Choosing to Be Different – Resisting the Powerful Pull of Negativity

Each day we are surrounded by so many things in our external environment that influence us and often we are not even remotely aware of just how big of a factor our environment plays in our thoughts and behaviors.

The people we surround ourselves with on a regular basis can affect our attitude and guide our choices, in both a positive and negative way, probably more than any other single factor, if we allow it. When growing up, we all heard things like “he started running with a bad crowd”, as a way to explain someone’s change in behavior for the worse. But what about as we grow and mature? Certainly, as adults we are past all that sort of thing… aren’t we?

The Sphere of Negative Influence

Fast forward a decade or two past the teen years. You are surrounded by your family and peers, whether they are your co-workers, friends or neighbors these are the people you are spending the majority of your time with and therefore they are part of your environment. So what exactly is their sphere of influence on you? Do they lift you up or bring you down? Are they the type of people who inspire and motivate you to be the best person you are capable of being or do you find yourself getting sucked into their darkness, finding fault with everyone and everything always complaining about what they don’t have or making excuses always blaming others for what they lack.

It is incredibly easy to get sucked into that negative sphere of influence without even realizing it’s happening to you.

Perhaps you find yourself engaging in gossip or putting others down because your friends do it or maybe you simply nod your head in silent agreement when someone passes an unkind remark about someone else be it the boss, a friend or neighbor even when you don’t actually agree? What about things like drinking, smoking or other unhealthy habits? It can be very difficult not to do those things if all your friends or family are doing it.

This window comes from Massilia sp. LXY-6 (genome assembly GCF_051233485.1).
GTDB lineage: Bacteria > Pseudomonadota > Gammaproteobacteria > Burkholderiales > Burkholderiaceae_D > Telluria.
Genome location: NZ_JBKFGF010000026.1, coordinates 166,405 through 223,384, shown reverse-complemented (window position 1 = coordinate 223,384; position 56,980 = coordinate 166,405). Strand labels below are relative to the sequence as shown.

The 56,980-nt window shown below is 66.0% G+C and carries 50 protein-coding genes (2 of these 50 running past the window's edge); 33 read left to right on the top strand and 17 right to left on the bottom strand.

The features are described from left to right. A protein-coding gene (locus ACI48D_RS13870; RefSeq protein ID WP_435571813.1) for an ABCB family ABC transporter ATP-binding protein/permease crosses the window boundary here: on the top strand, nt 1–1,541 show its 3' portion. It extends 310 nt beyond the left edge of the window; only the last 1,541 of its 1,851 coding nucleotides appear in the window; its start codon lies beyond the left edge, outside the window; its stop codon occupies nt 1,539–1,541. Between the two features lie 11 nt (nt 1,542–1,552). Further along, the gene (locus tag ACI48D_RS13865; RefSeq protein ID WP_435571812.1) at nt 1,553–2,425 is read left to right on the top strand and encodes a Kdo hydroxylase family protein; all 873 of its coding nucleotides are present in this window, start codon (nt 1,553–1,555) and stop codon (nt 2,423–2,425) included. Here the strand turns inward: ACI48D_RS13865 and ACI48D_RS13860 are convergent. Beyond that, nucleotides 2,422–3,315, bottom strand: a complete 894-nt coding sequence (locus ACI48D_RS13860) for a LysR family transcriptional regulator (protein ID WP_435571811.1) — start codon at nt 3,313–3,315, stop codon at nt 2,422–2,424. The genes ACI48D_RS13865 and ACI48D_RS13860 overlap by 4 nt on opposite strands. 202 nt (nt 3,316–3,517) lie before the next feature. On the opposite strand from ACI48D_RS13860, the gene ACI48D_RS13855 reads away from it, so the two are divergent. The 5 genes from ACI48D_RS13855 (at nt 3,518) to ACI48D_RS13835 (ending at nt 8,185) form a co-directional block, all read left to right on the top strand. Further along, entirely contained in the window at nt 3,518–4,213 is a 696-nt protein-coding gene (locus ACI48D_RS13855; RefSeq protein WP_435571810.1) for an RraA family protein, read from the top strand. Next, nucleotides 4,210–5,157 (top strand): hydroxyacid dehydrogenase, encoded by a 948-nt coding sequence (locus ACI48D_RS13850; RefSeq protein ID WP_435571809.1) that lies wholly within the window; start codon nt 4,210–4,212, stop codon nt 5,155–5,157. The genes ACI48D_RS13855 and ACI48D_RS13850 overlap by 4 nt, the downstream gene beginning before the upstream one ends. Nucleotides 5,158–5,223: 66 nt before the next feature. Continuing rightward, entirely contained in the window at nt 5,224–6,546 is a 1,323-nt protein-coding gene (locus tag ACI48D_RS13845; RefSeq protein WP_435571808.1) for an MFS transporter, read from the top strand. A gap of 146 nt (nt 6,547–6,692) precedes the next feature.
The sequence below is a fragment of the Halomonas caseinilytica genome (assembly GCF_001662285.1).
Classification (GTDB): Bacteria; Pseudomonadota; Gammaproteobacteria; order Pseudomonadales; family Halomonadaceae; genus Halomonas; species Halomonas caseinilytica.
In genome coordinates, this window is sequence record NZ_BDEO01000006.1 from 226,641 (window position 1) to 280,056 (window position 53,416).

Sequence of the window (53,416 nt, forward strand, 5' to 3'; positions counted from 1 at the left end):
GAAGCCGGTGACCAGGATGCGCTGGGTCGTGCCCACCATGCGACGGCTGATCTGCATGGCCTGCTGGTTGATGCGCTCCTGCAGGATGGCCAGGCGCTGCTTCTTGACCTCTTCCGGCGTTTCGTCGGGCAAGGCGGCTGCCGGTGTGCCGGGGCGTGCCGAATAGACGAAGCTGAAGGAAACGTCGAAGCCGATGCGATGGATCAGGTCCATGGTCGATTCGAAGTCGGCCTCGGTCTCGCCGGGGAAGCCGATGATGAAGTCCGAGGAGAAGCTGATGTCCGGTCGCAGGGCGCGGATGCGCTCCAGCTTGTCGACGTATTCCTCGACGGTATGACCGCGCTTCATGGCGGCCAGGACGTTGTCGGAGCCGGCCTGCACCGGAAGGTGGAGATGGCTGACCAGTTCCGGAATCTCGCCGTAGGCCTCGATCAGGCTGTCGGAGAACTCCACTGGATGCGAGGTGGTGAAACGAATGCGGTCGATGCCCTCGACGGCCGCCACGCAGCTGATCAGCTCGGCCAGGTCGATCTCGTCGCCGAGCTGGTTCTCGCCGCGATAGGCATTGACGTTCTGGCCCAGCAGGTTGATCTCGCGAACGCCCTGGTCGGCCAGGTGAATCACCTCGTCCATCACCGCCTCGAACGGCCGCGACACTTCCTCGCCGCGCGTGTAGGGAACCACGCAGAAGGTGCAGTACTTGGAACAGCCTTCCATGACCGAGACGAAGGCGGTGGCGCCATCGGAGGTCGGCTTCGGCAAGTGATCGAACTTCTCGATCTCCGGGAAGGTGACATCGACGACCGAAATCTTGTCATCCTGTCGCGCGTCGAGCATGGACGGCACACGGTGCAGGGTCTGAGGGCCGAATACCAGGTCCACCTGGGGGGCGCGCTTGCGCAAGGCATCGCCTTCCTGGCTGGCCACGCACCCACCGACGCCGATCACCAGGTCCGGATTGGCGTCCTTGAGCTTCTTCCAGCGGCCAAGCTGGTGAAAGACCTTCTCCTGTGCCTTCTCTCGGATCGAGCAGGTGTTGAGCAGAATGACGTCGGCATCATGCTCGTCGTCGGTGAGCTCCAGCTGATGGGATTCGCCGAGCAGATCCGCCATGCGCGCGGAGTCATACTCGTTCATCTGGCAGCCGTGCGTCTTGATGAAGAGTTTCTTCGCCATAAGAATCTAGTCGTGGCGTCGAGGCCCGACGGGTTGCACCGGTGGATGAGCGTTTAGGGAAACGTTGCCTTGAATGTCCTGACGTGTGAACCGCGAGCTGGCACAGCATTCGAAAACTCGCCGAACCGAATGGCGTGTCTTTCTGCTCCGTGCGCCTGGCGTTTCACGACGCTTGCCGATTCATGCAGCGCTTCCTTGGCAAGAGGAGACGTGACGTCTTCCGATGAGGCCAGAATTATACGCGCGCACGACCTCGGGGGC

Indeed the opinions of others have a great deal of impact on us as shown in this experiment where Solomon Asch  showed a group of people a line on a card and asked them to find a matching line from a group of three lines on another card, one of which was quite clear was the correct choice. The catch was that all except one person in the group were collaborators and chose the wrong line. When it came to the ‘victim’s turn, guess what? In a range of experiments, 76% of them followed suit. The presence of just one supporter reduced this to 18%.

Finding the Courage to Choose to Take a Different Path
If you want to make positive changes in your life, if you are tired of getting what you’ve always gotten or find yourself in a bad place, unsure of how ever you got there in the first place, it’s time to take a good hard look at your life. Start first with looking at yourself and then the people and things you surround yourself with. If aren’t happy with the choices that you’ve made, then you then need self awareness to catch yourself every time you begin to head in the wrong direction and to use the will to go the opposite way.

That usually requires mustering up the courage to and making the decision that you don’t want to fit in. Not if fitting in means you have to sacrifice having being a healthy, happy person with a positive attitude and optimistic outlook on life.

Your attitude greatly affects your experience in this world and THAT is something YOU can control.

About the Author Laura

Leave a Comment:

Jim says September 30, 2010

My wife jumps on the negative boat all of the time. Depression often sets in and she often wonders how this can all be different. I am sending her this link. I so hope that she will read some of the advice. Small changes could make all of the difference. One step at a time… right?

Sarah says September 30, 2010

My husband sent me a link to your site and I am so glad that he did. I am sucked in by negativity all of the time. From my sister who lives in a perpetual state of negative to the TV and news. I try and try to not let it suck me in and each and every time it does! I have been working on being more self aware. I often catch myself after and regret things. More and more, I am able to walk away from conversations that I feel are sucking me in. I think that this is a skill that will take a great deal of practice. Is it really possible not to get sucked in by it all when it is everywhere?

BMA says October 3, 2010

Absolutely, Jim. Couldn’t agree more! Small steps can equal consistent progress over time which eventually leads to meaningful, and sometimes more lasting results than those who make a lot of sudden, drastic changes but then find it difficult to maintain their new program or lifestyle.

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